In light of these studies, there seems to be reason to believe that glucosamine may be helpful in reducing the mortality of pneumonia. If so, being prepared to have a diet with some glucosamine sources or to have some glucosamine on hand might be reasonable should COVID-19 become a serious threat in your community, or if you are traveling under conditions where you may be exposed to the SARS-CoV-2 virus. Your intelligent feedback on this is welcome — but anonymous trolling comments that I too often tolerate will be deleted here in order to increase the chance of readers finding intelligent comments that help us better understand the issues raised here.

C.T.’s Proposals on Mechanism and Diet

C.T. wrote the following a few days ago:

Hi, Jeff, I know it sounds presumptuous, but I think I figured out which environmental triggers are involved in making it so people exposed to this virus do/do not become symptomatic and how severe the symptoms are.

1) Damage to the hyaline cartilage (by the immune system targeting infected cartilage cells) is much less likely to happen where the diet contains glucosamine (in shrimp paste and cartilage), where there is no exposure to dry and cold air, and where there is not bleach being sprayed in the air (seriously, have Hubei’s bureaucrats never heard of chemical pneumonia?).

2) The cartilage cells, if damaged, think they have to rebuild the hyaline cartilage matrix and so secrete chondroitin sulphate and other cartilage matrix molecules; the gene SOX9 is very instrumental in doing this, but if it is overly active it can cause there to be too many such molecules building up in the lungs. Voila! Viral pneumonia. What gets SOX9 going? EGCG appears to “stimulate exuberant cartilage matrix secretion” (see https://www.ncbi.nlm.nih.gov/pmc/articles/PMC4247298/), and EGCG is THE special molecule in tea leaves. What did the poor people of Wuhan ingest in their apartment quarantines: rice, veggies, legumes, and tea–no meat or shrimp. What else affects SOX9? Turmeric (curcumin decreases SOX9 activity–lucky Thailand), Fluoride (also helps decrease SOX9 activity–lucky India), Pomegranate (increases SOX9–unlucky Iran, where they drink pomegranate juice when sick). This hypothesis holds up even in Italy, where they drink wine and coffee all the time except when they’re trying to lose weight or fight a cold–then they drink green tea. And it utterly refutes all the stupid internet trolls who were going on and on about how “Chinese people have horrible hygiene.”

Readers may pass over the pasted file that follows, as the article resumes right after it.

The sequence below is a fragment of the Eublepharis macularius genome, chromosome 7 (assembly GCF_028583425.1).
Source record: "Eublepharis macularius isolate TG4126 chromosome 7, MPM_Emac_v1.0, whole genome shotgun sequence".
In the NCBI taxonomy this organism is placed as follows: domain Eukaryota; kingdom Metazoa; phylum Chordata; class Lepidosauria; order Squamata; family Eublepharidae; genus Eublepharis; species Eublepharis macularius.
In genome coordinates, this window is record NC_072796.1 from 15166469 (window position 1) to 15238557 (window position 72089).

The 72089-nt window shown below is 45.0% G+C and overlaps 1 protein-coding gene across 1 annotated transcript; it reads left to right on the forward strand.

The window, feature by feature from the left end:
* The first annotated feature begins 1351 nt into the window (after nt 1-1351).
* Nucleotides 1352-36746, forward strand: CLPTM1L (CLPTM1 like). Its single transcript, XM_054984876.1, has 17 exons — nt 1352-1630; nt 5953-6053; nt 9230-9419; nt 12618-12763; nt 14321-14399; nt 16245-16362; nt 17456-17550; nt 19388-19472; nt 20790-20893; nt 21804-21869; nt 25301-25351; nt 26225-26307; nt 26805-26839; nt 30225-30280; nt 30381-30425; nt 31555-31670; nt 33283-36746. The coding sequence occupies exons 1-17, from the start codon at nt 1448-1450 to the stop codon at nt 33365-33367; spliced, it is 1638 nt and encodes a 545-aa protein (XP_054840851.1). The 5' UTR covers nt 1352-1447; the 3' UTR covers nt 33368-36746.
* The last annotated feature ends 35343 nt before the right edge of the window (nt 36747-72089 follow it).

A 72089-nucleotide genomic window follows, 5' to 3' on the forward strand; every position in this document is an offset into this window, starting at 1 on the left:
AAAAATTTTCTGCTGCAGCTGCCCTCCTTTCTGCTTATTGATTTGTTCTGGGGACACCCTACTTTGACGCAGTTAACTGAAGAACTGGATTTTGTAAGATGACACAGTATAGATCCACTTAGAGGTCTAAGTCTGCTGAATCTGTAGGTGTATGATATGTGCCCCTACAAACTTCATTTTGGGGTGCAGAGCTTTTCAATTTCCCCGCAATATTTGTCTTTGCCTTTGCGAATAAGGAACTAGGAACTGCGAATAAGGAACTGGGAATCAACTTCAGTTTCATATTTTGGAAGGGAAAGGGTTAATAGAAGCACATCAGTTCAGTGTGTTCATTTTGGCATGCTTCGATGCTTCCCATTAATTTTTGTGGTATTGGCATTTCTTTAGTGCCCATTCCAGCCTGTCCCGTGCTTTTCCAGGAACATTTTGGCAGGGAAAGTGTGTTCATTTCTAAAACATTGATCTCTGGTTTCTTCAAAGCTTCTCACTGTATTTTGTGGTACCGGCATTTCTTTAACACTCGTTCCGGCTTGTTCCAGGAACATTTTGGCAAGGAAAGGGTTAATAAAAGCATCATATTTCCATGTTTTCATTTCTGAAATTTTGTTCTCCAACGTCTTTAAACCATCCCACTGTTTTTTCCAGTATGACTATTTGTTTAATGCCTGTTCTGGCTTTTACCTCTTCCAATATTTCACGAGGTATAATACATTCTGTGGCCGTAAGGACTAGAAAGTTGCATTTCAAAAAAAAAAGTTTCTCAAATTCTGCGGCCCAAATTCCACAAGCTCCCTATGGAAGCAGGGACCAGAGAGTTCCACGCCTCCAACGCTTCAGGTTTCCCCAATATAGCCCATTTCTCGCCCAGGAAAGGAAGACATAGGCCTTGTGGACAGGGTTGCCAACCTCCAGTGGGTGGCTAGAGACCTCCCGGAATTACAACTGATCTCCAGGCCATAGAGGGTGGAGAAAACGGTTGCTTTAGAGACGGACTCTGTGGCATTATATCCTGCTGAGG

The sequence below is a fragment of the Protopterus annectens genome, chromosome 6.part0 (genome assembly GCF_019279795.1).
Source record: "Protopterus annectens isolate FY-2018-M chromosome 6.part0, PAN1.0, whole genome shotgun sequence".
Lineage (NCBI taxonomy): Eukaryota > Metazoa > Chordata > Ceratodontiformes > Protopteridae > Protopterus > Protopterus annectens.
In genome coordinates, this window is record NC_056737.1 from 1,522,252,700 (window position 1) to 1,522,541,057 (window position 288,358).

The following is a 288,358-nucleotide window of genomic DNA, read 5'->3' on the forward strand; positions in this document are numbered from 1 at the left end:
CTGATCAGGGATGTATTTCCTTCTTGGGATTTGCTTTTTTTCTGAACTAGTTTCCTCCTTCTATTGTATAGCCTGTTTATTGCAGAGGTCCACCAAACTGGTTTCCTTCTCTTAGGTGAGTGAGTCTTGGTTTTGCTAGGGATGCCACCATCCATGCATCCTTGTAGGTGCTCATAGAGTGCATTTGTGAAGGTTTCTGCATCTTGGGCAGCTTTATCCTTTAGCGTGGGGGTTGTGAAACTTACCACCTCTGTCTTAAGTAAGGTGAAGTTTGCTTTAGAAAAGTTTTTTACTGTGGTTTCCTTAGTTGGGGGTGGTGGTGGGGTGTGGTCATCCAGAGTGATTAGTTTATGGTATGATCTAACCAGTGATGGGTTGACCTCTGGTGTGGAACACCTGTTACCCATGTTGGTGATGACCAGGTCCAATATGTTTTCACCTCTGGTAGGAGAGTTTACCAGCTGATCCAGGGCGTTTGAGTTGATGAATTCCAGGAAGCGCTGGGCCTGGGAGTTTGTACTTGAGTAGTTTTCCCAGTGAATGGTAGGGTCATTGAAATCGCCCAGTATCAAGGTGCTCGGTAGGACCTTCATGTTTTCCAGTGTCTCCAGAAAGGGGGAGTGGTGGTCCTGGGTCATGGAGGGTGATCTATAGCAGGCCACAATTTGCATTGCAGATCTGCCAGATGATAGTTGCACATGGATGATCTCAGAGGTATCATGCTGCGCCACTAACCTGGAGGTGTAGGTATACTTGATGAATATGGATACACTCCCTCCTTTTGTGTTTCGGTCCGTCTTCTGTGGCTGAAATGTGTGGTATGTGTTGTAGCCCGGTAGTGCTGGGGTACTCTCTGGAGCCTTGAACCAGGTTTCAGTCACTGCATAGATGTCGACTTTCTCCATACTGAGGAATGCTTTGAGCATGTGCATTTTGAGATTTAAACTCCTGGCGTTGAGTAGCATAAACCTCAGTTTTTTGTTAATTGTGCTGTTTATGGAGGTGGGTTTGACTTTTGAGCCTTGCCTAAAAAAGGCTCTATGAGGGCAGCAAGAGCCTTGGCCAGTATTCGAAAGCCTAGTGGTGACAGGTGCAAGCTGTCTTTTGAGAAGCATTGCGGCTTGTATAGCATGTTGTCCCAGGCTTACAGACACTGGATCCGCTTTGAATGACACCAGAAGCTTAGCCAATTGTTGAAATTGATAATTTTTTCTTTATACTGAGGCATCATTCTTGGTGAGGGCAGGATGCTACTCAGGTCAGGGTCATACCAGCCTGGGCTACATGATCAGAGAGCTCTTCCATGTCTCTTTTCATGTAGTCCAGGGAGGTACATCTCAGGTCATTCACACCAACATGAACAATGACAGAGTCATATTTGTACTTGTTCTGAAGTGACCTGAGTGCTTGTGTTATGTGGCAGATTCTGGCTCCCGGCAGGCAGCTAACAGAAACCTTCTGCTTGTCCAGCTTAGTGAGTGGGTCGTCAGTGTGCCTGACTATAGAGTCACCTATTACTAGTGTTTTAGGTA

C.T.’s original post on the relationship between glucosamine and mortality in pneumonia and the possible mechanisms involved is “Glucosamine to protect cartilage during influenza infection,” Petticoat Government, Feb. 5, 2018. Here is an excerpt with the key arguments she makes:

1) The flu infects chondrocytes, the cells in cartilage. They are the only cells in hyaline cartilage, which type of cartilage is coincidentally found in places–joints, rib ends, nose, larynx, trachea, bronchi–that are among the hardest hit by influenza. (https://www.britannica.com/science/cartilage)

2) Influenza-infected chondrocytes don’t seem to actually experience obvious damage until the body’s immune system goes on the attack. (https://www.ncbi.nlm.nih.gov/pmc/articles/PMC422866/; http://onlinelibrary.wiley.com/doi/10.1046/j.1365-2567.2003.01621.x/full) [Edited 2/17/2018: Someone pointed out to me that chondrocytes are within an extracellular matrix that has no blood vessels, so other cells, including attacking immune cells, can’t reach them. I looked more into that issue and found a 2015 cartilage transplant study which found that cartilage isn’t as immune-privileged as it used to be believed it was (https://www.ncbi.nlm.nih.gov/pmc/articles/PMC4522233/). I suspect that chondroblasts–the immature chondrocytes next to the blood-vessel-containing perichondrium–are the first chondrocytes which the immune system cells attack, and then due to their destruction the cartilage matrix becomes compromised; if that compromised state becomes severe enough, immune cells can then gain access to the mature chondrocytes within, as well.]